Is it anything to do with the continuing decline of traditional rugby league supporter bases in the city, such as factories and railway works?
Is it because York as a city has more non-Yorkies than ever before, who don’t follow the local team?
Are the Yorkies that remain more attracted to the glitz and glamour of Leeds Rhinos or Castleford Tigers, and so don’t follow their local team?
Is the club doing anything wrong behind the scenes?
It can’t simply be because the team isn’t presently winning, can it? Every club has fairweather fans, but surely not that many at York are of the fickle variety, are they?
The biggest question, though, is what can be done about it?
Just how does this club return to the honeymoon highs of 2003-2005 – when some crowds topped 3,000; when God-knows-how-many were so “York and proud of it” in the memorable cup match at St Helens; when Norris the Knight pedalled around the running track to the amusement of kids aplenty; when hundreds flocked, dressed to the nines, to end-of-season presentation nights at York Racecourse?
Club bosses can’t just keep cutting budgets ad infinitum.
They can’t keep “cutting cloth accordingly”, otherwise the team will end up playing in skins.
Back in 2002, when the Wasps went kaput, York fans took it upon themselves to do something about it. They need to stand up and be counted again.
ON a ligher note, it’s Player of the Month time, folks. Please email your votes for April to email@example.com or on this website, with the deadline noon on Wednesday.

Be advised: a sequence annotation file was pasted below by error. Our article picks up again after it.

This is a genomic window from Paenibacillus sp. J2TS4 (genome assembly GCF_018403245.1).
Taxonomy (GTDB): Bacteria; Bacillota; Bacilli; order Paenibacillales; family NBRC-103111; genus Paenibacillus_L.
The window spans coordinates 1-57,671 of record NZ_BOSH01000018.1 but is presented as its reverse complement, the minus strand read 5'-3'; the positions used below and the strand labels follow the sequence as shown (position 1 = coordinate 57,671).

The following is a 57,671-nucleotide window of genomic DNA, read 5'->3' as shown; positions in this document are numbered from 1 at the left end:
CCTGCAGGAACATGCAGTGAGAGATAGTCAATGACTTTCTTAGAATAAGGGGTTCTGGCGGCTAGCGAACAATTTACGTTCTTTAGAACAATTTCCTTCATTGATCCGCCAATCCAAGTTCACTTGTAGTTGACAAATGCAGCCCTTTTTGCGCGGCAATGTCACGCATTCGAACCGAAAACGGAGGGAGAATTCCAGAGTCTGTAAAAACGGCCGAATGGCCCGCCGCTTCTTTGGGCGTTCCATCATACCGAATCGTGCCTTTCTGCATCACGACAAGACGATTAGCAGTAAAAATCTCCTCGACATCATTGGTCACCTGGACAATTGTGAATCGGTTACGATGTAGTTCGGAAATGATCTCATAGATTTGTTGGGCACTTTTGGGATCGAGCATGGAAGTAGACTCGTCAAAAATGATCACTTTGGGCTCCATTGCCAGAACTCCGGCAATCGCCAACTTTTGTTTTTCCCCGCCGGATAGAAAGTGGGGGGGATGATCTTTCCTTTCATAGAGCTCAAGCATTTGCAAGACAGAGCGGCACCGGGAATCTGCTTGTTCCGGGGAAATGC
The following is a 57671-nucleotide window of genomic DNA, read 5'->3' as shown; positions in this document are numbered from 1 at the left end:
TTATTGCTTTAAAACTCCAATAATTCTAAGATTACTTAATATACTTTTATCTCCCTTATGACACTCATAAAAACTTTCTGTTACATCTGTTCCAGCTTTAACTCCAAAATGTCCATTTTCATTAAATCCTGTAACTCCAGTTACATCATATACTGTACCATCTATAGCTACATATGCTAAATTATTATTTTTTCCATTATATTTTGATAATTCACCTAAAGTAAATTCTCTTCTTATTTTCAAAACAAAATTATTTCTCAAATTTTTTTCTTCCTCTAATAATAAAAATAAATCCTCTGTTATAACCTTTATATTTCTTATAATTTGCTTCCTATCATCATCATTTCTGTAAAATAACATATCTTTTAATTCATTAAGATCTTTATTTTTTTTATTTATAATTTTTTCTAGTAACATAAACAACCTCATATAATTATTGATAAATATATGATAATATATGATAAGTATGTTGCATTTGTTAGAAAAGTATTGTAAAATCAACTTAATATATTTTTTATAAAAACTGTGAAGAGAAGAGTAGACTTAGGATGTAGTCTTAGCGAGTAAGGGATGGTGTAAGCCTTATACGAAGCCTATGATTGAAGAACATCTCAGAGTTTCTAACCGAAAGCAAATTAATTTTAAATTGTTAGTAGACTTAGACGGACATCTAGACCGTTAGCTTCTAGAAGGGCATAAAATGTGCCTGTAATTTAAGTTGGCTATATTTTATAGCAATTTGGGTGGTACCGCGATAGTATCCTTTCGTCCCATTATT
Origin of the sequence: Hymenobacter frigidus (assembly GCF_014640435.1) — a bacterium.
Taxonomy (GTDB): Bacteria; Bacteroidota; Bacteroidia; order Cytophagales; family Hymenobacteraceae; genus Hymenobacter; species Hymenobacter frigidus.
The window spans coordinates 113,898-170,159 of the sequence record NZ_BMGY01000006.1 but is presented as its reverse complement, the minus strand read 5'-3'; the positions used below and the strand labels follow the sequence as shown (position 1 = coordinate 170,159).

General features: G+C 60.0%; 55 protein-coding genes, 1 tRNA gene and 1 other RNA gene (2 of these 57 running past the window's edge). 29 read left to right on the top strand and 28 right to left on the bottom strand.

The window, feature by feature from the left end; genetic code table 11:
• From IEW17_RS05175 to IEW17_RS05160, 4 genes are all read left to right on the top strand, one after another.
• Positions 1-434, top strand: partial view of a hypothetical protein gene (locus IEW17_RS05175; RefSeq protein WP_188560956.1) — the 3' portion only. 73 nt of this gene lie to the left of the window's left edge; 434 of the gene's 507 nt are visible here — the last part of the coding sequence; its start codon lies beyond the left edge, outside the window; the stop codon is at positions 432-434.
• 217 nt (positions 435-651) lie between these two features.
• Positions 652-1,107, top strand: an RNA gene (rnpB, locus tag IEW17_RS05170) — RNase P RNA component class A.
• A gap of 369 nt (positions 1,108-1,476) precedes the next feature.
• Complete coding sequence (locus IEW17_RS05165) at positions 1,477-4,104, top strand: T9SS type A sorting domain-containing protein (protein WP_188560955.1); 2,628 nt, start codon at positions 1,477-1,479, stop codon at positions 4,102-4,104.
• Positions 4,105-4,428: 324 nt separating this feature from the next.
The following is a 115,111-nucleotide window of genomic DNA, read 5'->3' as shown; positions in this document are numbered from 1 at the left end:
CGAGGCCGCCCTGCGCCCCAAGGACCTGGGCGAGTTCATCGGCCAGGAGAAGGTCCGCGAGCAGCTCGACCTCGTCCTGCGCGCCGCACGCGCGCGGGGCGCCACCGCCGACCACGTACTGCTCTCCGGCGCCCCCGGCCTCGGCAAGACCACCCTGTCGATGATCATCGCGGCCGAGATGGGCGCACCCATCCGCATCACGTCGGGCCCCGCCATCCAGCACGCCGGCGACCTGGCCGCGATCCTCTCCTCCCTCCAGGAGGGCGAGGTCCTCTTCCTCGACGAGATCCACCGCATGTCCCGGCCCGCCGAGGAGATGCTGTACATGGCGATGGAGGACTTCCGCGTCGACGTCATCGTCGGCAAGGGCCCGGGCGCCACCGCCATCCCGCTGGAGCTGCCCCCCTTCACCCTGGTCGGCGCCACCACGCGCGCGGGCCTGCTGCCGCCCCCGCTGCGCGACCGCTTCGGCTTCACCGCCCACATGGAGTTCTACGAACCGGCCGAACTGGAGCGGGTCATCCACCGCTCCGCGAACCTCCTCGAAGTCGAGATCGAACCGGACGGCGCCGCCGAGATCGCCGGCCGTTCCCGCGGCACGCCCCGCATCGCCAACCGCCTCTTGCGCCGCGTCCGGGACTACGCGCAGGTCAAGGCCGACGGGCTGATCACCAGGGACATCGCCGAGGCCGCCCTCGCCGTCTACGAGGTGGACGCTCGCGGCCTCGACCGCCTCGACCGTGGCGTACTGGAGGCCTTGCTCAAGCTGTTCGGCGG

Whoever tops the poll of readers collects three bonus points for their Press Player of the Year tally.
James Houston joined that leaderboard after being deemed our best player (3pts) in last week’s loss to Batley. Others to add to their tallies were Jack Aldous (2), who thus went clear at the top, and Paul King (1).
The Press Player of the Year standings: Aldous 9pts, Sullivan 7, King 7, Thorman 6, Clarke 5, Ford 5, Bush 4, Tansey 4, Sutton 4, Green 3, Garside 3, Lee 3, Hellewell 3, Turner 3, Freer 3, Houston 3.
(Overall averages in bold; Challenge Cup crowds in brackets – not included in overall averages)
Halifax: 2,181 – Northern Rail Cup 2,206; Championship 2,164
Featherstone: 2,068 – Northern Rail Cup 1,798; Championship 2,338 (CC 4,165)
Leigh: 1,746 – Northern Rail Cup 1,617; Championship 1,883 (CC 1,229)
Sheffield: 1,249 – Northern Rail Cup 885; Championship 1,614
Keighley: 1,112 – Northern Rail Cup 961; Championship 1,213 (CC 2,196)
Dewsbury: 1,109 – Northern Rail Cup 1,024; Championship 1,167 (CC 606)
Batley: 856 – Northern Rail Cup 611; Championship 1,101
York: 699 – Northern Rail Cup 570; Championship 829 (CC 551; 346)
Swinton: 641 – Northern Rail Cup 489; Championship 742 (CC 415; 404)
Hunslet: 385 – Northern Rail Cup 308; Championship 462 (CC 302; 664)